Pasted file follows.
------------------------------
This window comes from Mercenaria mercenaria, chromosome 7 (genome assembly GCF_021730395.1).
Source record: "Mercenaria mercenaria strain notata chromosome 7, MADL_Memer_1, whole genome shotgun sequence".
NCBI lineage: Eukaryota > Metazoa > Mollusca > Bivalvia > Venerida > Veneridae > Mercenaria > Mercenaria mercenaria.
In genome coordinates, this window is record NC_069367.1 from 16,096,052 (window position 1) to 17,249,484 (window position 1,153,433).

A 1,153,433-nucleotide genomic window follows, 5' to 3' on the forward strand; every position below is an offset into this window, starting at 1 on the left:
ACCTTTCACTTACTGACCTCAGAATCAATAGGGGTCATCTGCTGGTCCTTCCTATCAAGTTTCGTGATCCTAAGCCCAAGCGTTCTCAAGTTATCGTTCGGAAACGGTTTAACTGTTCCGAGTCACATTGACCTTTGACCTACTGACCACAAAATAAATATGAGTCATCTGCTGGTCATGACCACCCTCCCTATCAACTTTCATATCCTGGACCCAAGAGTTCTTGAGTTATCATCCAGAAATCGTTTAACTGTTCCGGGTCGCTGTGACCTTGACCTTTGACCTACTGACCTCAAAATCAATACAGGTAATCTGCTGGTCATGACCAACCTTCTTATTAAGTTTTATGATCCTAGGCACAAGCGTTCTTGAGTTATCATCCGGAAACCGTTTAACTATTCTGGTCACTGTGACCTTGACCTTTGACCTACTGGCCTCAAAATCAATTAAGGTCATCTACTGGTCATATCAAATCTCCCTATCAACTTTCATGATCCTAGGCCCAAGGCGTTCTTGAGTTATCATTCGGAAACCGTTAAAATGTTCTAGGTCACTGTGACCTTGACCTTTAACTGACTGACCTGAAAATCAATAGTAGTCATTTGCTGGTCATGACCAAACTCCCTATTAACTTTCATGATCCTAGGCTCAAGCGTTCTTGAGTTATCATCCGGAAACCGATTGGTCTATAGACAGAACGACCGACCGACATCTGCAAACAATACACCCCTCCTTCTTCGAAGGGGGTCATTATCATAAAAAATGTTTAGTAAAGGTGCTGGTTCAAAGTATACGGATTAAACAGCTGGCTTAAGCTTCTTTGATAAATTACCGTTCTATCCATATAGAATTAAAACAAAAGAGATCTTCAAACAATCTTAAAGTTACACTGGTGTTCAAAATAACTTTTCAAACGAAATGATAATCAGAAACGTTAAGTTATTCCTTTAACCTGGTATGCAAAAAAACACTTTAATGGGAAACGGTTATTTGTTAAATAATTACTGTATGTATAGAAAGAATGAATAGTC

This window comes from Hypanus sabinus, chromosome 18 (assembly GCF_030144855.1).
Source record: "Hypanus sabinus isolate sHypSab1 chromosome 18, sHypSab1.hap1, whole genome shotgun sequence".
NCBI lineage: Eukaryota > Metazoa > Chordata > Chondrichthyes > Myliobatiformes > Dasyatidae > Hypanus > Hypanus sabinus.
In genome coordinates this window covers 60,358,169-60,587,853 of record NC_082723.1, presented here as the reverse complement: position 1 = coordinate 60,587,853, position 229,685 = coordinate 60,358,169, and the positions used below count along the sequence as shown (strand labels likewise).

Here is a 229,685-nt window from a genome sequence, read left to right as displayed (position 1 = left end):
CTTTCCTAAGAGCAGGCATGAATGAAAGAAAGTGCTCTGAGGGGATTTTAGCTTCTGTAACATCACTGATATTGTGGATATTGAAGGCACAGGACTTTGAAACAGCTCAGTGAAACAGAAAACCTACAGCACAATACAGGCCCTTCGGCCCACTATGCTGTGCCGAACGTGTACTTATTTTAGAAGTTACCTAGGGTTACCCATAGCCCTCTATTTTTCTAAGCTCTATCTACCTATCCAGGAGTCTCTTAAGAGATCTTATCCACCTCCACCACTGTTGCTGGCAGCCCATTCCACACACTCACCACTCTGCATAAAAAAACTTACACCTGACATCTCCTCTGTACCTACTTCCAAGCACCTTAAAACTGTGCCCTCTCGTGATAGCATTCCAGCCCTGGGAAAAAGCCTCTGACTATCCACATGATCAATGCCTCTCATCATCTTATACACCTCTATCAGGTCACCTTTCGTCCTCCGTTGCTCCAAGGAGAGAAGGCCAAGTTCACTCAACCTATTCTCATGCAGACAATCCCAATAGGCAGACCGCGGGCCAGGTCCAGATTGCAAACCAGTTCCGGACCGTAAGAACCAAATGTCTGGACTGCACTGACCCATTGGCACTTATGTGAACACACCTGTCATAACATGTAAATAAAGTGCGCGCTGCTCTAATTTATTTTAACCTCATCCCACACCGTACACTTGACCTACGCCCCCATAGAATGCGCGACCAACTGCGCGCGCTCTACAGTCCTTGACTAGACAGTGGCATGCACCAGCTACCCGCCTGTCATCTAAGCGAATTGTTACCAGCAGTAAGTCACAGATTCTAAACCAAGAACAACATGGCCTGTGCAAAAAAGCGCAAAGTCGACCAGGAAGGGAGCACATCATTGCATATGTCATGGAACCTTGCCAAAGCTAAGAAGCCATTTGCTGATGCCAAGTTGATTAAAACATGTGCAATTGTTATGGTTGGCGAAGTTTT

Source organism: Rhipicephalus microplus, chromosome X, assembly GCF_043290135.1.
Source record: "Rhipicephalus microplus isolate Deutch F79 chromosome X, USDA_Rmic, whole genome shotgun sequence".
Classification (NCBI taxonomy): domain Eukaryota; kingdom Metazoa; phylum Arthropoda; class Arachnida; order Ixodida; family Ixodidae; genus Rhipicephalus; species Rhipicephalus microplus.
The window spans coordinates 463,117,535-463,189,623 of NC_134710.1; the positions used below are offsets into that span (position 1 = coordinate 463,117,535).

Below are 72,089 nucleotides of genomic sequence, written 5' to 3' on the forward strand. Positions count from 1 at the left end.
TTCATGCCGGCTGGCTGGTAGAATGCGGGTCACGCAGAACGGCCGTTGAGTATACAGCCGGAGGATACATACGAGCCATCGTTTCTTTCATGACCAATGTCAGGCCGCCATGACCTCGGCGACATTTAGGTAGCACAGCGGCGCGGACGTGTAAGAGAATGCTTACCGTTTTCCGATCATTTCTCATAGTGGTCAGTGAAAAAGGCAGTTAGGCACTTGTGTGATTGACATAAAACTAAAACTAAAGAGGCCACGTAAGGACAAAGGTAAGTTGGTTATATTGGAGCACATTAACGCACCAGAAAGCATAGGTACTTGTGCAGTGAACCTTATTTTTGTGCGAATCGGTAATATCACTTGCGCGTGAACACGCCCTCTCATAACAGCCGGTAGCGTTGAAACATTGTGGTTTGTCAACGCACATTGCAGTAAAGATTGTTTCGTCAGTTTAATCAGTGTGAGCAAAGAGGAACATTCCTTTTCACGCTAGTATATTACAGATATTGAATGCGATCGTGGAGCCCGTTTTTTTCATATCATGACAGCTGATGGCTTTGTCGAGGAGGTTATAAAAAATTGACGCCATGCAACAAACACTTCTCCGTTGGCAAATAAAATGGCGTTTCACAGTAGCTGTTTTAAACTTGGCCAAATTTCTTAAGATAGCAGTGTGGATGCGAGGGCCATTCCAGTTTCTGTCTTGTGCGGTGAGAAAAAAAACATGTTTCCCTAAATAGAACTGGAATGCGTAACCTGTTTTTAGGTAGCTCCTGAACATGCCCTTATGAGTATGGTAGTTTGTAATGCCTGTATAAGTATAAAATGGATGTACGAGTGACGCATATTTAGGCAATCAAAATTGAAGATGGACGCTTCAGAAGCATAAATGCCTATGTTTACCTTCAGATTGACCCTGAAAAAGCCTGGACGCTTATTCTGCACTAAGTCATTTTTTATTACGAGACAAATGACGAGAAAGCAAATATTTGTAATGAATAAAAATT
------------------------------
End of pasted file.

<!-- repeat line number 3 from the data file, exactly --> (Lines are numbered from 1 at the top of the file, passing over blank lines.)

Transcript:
NCBI lineage: Eukaryota > Metazoa > Mollusca > Bivalvia > Venerida > Veneridae > Mercenaria > Mercenaria mercenaria.